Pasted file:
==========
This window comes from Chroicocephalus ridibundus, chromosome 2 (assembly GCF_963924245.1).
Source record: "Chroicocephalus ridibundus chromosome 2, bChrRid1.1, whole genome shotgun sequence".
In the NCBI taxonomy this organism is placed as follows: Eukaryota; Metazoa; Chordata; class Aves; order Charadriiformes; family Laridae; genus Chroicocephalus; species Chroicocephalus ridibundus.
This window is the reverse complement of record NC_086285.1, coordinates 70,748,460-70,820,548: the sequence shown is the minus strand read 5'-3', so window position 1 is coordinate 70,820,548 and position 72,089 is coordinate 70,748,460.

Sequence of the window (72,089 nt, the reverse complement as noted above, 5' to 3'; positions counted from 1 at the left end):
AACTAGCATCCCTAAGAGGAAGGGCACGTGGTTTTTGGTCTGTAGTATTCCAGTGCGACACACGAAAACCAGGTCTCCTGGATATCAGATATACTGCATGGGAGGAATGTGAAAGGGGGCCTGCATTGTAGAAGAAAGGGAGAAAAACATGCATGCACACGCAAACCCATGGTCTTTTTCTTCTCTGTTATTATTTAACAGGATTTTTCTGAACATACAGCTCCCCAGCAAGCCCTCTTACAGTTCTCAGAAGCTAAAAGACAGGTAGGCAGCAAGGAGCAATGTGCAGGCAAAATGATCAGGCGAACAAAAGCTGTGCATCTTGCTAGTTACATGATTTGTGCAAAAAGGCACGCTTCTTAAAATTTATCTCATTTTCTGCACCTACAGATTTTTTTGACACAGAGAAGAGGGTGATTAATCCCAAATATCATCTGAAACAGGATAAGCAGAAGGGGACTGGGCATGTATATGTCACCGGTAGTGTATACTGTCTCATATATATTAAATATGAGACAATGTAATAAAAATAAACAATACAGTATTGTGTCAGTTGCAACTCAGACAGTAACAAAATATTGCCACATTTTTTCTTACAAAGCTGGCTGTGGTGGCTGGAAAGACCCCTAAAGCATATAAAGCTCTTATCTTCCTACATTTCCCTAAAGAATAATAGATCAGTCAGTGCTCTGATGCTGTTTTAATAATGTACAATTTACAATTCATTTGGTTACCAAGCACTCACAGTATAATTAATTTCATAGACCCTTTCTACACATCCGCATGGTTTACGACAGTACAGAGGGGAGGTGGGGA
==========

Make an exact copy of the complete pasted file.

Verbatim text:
This window comes from Chroicocephalus ridibundus, chromosome 2 (assembly GCF_963924245.1).
Source record: "Chroicocephalus ridibundus chromosome 2, bChrRid1.1, whole genome shotgun sequence".
In the NCBI taxonomy this organism is placed as follows: Eukaryota; Metazoa; Chordata; class Aves; order Charadriiformes; family Laridae; genus Chroicocephalus; species Chroicocephalus ridibundus.
This window is the reverse complement of record NC_086285.1, coordinates 70,748,460-70,820,548: the sequence shown is the minus strand read 5'-3', so window position 1 is coordinate 70,820,548 and position 72,089 is coordinate 70,748,460.

Sequence of the window (72,089 nt, the reverse complement as noted above, 5' to 3'; positions counted from 1 at the left end):
AACTAGCATCCCTAAGAGGAAGGGCACGTGGTTTTTGGTCTGTAGTATTCCAGTGCGACACACGAAAACCAGGTCTCCTGGATATCAGATATACTGCATGGGAGGAATGTGAAAGGGGGCCTGCATTGTAGAAGAAAGGGAGAAAAACATGCATGCACACGCAAACCCATGGTCTTTTTCTTCTCTGTTATTATTTAACAGGATTTTTCTGAACATACAGCTCCCCAGCAAGCCCTCTTACAGTTCTCAGAAGCTAAAAGACAGGTAGGCAGCAAGGAGCAATGTGCAGGCAAAATGATCAGGCGAACAAAAGCTGTGCATCTTGCTAGTTACATGATTTGTGCAAAAAGGCACGCTTCTTAAAATTTATCTCATTTTCTGCACCTACAGATTTTTTTGACACAGAGAAGAGGGTGATTAATCCCAAATATCATCTGAAACAGGATAAGCAGAAGGGGACTGGGCATGTATATGTCACCGGTAGTGTATACTGTCTCATATATATTAAATATGAGACAATGTAATAAAAATAAACAATACAGTATTGTGTCAGTTGCAACTCAGACAGTAACAAAATATTGCCACATTTTTTCTTACAAAGCTGGCTGTGGTGGCTGGAAAGACCCCTAAAGCATATAAAGCTCTTATCTTCCTACATTTCCCTAAAGAATAATAGATCAGTCAGTGCTCTGATGCTGTTTTAATAATGTACAATTTACAATTCATTTGGTTACCAAGCACTCACAGTATAATTAATTTCATAGACCCTTTCTACACATCCGCATGGTTTACGACAGTACAGAGGGGAGGTGGGGA